On June 3rd the Phillies signed outfielder and serious speedster Willy Taveras to a Minor League deal. He will report to the team’s Triple-A squad. However, it would be a big surprise if Taveras lasts a month in Lehigh Valley. The reasons include but are not limited to right fielder Jermaine Mayberry hitting .286 and the Leftfield spot belonging to top prospect Dominic Brown. Taveras will be on the big league team sooner rather than later because simply put, he can produce. In the five full seasons Taveras has played he’s averaged nearly 39 steals a season (including 68 in 2008) and has a lifetime average of .274. Even in his last two seasons, during which his batting slumped he racked up more than 90 steals. His speed, and defense will surely help the Phillies, especially in Leftfield where Raul Ibanez can be a liability.
Also interesting to note are the ramifications for the current Phillies’ roster. To date the Phillies have used Ben Francisco and Ross Gload as outfield substitutes. With the arrival of Taveras, it should be expected that he will become the number one defensive replacement. And as Greg Dobbs continues his two-year hitting slump and Ben Francisco shows no improvement at the plate, Taveras will have the opportunity to become the primary pinch-hitter.
Long-term could this mean the Phillies are preparing to move or jettison Raul Ibanez? I’d say no, but the Taveras signing could be one of those wait, see, and hope for the best scenarios. Raul’s settled pretty nicely into a .240-.250 batting average, which certainly pleases the organization as he hit below .220 through May 1, but his defense will continue to be average and it seems clear that he will not hit like the Raul Ibanez we saw in the Spring of 2009. If the Phillies really are intent on re-signing Jayson Werth, and all reports say they are, Raul Ibanez and his $11-million salary may have to go. Willy Taveras is seven years younger than Ibanez a plus defensively and on the base-paths so if he can hit like his career numbers dictate don’t be surprised is Ibanez becomes expendable.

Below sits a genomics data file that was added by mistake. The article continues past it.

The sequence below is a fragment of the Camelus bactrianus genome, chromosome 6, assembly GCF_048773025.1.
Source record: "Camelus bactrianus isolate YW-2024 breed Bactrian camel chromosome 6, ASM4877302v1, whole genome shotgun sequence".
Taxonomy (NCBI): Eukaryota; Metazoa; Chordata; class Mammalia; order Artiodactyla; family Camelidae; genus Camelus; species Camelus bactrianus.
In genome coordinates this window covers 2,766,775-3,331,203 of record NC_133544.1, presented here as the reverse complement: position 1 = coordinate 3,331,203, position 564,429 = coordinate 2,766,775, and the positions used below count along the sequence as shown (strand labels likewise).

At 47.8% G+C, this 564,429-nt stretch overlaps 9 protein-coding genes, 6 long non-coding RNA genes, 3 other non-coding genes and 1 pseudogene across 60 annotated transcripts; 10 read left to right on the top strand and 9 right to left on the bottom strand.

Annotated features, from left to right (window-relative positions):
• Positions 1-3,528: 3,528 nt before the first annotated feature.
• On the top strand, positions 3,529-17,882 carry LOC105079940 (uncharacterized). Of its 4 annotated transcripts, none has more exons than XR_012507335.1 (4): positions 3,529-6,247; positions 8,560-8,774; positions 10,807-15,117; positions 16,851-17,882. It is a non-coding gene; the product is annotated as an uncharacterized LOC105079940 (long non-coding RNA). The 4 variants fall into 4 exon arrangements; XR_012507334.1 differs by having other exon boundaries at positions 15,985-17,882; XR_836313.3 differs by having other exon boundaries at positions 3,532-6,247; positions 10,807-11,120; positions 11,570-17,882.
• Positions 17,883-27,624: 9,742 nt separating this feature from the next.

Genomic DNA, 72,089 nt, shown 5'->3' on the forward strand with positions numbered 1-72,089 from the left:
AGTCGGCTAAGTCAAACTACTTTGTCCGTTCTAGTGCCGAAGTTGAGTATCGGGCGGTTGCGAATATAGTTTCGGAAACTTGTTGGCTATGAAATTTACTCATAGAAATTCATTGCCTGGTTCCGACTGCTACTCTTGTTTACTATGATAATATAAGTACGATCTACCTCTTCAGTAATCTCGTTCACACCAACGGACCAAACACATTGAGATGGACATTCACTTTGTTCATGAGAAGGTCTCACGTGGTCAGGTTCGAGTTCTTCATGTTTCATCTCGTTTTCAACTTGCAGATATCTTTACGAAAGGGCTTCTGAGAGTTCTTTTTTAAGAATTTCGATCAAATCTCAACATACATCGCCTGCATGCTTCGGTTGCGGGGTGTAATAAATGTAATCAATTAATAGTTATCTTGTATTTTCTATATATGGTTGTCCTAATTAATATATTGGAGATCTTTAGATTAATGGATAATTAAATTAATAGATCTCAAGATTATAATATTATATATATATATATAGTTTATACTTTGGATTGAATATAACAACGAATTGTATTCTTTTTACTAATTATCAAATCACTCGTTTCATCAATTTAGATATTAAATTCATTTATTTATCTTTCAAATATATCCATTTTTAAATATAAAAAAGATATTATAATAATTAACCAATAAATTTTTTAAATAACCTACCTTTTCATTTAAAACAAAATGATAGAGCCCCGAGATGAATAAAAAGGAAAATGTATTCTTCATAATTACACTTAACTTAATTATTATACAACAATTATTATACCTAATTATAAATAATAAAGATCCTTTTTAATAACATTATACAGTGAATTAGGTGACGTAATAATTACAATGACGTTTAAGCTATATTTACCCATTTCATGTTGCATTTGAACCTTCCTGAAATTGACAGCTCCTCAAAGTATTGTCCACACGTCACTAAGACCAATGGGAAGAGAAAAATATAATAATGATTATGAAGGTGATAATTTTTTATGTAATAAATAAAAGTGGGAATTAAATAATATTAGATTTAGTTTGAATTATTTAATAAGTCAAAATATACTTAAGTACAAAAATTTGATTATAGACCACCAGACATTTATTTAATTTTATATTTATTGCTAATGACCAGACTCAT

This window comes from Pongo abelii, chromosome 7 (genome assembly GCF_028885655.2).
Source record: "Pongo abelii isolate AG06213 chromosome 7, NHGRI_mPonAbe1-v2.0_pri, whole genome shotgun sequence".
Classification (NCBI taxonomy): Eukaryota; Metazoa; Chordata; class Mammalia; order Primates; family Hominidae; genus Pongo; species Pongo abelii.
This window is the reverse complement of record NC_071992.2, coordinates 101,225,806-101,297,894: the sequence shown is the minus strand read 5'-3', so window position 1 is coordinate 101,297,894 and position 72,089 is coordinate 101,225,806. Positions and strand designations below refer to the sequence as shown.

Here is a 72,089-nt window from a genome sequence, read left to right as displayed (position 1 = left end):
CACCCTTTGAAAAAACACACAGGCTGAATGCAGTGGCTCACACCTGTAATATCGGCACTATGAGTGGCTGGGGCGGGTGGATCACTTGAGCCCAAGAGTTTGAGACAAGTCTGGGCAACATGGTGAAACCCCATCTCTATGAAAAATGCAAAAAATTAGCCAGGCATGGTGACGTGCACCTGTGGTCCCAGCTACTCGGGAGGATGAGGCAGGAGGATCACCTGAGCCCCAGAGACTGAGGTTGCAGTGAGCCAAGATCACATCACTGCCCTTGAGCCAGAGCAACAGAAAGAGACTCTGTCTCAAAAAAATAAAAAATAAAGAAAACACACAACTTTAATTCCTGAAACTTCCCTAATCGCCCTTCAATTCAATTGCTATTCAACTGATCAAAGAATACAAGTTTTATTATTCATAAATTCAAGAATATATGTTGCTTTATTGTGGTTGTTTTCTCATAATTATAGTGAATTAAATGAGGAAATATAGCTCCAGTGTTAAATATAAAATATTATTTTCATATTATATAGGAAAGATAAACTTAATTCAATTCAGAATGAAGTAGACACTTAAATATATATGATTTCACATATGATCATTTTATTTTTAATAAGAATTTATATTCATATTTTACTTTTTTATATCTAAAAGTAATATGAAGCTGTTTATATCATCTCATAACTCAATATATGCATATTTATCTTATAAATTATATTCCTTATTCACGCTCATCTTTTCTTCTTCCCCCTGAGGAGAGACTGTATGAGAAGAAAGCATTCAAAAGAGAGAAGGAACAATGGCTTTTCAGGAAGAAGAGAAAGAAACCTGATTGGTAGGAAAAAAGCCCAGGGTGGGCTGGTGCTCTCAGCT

– Insta-Bond: In one of the most rare of occurrences, pitcher Armando Galarraga one out from a perfect game became the victim of one of the most typical occurrences in a baseball game; a bad call by umpire Jim Joyce. Bad calls happen every game. But in the mire of the events we got to see how two real men act facing adversity. When the call was made, Galarraga’s teammates argued, as did his manager Jim Leyland. Galarraga simply smiled; not a smirk, or sneer just an understanding smile as if to say, “quis ero, ero [what will be, will be].” Then in true Man fashion he walked back to the mound and got the next guy out, completing his game, his shutout, and his path to the Hall of Fame. It was class personified. A strange dynamic will now play out between umpire and pitcher. They will be linked forever in history, and I expect at some point, maybe not this year, maybe not next year, Jim Joyce will call a Galarraga game. We should watch it closely as Jim Joyce knows he owes Armando ‘man of the year’ Galarraga some serious love.